[LINK] Relieving Peer-to-peer Pressure
Richard.Chirgwin at informa.com.au
Thu Feb 26 18:30:01 EST 2004
In some ways (sorry for top posting Outlook Web etc) ... in some ways this
gets religious. The >hard< theoretical point of view** says:
1) The user should host and publish services;
2) Any endpoint should be able to host any service.
**I confess to severely abbreviating this. It's a misrepresentation, simply
because I have never found a "consensus" view on the ideal state of the
If you offload hosting to the ISP, it degrades the ideal state of things.
It's a pragmatic rather than a theoretical decision.
In the pragmatic sense, there's no absolute reason that asymmetry is >per
se< a bad thing. What does the individual require, or use, or want?
From: Glen Turner
Cc: The Link Institute
Sent: 26/02/04 15:31
Subject: Re: Re: [LINK] Relieving Peer-to-peer Pressure
> The asymmetrical model is built on the assumption that "most
> information comes from a few big providers"
That's not quite right. The assumption is that
there is more incoming data than outgoing data.
There's nothing about ADSL to say if the incoming
data is generated by few big sites or lots of
Note that the assumption doesn't always hold. For
example videoconferencing participants send as much
information as they receive, so SDSL is a better
You also need to be aware of the edge cases. I've
got a 0.5M/0.5M SDSL link simply so that when I
totally stuff things up I can upload files at twice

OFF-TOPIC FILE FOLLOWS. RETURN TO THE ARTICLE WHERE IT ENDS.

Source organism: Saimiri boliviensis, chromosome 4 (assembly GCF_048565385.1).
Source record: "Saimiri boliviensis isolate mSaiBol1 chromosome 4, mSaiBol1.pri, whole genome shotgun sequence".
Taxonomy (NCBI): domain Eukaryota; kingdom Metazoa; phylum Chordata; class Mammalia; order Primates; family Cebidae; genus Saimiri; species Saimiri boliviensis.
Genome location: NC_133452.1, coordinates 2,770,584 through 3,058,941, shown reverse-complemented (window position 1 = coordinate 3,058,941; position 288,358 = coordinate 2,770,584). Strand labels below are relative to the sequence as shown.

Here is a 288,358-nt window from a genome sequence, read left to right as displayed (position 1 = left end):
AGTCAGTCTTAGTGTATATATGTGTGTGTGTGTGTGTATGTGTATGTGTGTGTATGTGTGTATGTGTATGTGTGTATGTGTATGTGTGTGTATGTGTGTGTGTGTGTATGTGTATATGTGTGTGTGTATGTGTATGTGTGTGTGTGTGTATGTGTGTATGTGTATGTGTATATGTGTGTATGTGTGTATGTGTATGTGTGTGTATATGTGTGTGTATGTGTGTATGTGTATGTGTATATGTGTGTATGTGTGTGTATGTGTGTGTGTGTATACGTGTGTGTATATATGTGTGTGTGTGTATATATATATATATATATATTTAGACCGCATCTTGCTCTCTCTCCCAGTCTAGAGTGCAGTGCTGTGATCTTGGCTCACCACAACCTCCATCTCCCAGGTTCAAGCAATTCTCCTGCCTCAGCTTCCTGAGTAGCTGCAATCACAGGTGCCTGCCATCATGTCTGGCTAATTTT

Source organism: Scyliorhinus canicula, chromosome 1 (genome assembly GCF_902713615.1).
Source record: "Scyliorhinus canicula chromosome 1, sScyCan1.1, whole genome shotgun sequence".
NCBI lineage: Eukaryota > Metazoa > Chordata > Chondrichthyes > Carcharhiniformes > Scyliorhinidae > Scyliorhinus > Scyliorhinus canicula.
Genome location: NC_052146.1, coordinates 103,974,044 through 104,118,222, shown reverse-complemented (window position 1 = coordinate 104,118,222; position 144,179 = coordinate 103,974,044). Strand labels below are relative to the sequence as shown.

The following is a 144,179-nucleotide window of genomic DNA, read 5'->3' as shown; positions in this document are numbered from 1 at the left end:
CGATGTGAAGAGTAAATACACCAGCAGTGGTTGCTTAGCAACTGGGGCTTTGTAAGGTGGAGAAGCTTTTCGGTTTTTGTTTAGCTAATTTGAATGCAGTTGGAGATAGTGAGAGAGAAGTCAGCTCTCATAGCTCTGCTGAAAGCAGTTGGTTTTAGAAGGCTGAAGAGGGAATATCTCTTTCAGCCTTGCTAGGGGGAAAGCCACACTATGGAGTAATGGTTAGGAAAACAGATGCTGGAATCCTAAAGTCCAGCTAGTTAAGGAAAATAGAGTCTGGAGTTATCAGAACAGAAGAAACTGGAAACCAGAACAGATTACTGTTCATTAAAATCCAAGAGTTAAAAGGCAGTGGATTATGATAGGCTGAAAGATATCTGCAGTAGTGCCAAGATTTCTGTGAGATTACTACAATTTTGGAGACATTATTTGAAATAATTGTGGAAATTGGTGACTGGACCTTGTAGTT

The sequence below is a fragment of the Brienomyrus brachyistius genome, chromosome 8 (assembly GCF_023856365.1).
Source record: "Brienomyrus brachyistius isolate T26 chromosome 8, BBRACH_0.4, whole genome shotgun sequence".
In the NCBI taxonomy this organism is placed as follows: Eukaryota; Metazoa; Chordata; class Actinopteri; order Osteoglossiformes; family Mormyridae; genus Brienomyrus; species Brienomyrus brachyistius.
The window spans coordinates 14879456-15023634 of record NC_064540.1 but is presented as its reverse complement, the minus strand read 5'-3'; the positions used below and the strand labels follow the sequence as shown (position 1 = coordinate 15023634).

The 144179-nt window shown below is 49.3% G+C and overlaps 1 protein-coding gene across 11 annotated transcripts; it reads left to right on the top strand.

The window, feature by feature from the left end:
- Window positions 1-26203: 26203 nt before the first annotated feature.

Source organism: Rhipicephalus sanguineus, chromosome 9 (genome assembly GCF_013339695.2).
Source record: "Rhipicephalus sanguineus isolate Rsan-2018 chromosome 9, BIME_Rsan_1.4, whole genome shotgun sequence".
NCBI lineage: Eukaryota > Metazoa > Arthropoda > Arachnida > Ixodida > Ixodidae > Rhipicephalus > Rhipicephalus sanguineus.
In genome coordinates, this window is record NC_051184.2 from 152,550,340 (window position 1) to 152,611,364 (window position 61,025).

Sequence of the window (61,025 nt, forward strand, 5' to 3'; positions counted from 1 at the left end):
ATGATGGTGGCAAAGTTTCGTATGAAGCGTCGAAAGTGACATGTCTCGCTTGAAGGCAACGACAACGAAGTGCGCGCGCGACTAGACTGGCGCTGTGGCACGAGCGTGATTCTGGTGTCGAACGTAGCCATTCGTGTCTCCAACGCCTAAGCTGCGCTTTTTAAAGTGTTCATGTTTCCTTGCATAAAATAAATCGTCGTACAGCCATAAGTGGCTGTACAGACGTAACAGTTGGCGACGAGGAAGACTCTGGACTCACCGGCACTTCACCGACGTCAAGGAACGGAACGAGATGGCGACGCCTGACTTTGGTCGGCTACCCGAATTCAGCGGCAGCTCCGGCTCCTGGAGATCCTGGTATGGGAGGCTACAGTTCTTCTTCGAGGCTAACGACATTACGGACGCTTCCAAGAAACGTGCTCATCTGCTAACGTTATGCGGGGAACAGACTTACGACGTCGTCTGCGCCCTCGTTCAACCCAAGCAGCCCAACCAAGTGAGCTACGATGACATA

the speed of a 3M/0.25M ADSL link. The ability to
do a faster upload outweighs the significantly
slower average performance. I imagine web designers
and authors are in the same situation.
> While I agree with the point you're making, I think that the cost of
> entry to the distribution channel is still high, for most people,
> even if it's "just" blogging or even writing a letter. Even for a
> skill which the vast majority of us possess -- the ability to write
> -- most of the time we'll be reading what other people have written,
> rather than writing something myself.
Even if you wrote more than you read you might
still want to host your words elsewhere. Imagine
if lots of people want to read your words and
clogged your small link all the time.
Why should you pay for a bigger server and bigger
link for other people to use? Better to shove it
on a service which doesn't charge you for being
popular (and might even be thrilled to have a popular
Link mailing list
Link at mailman.anu.edu.au
More information about the Link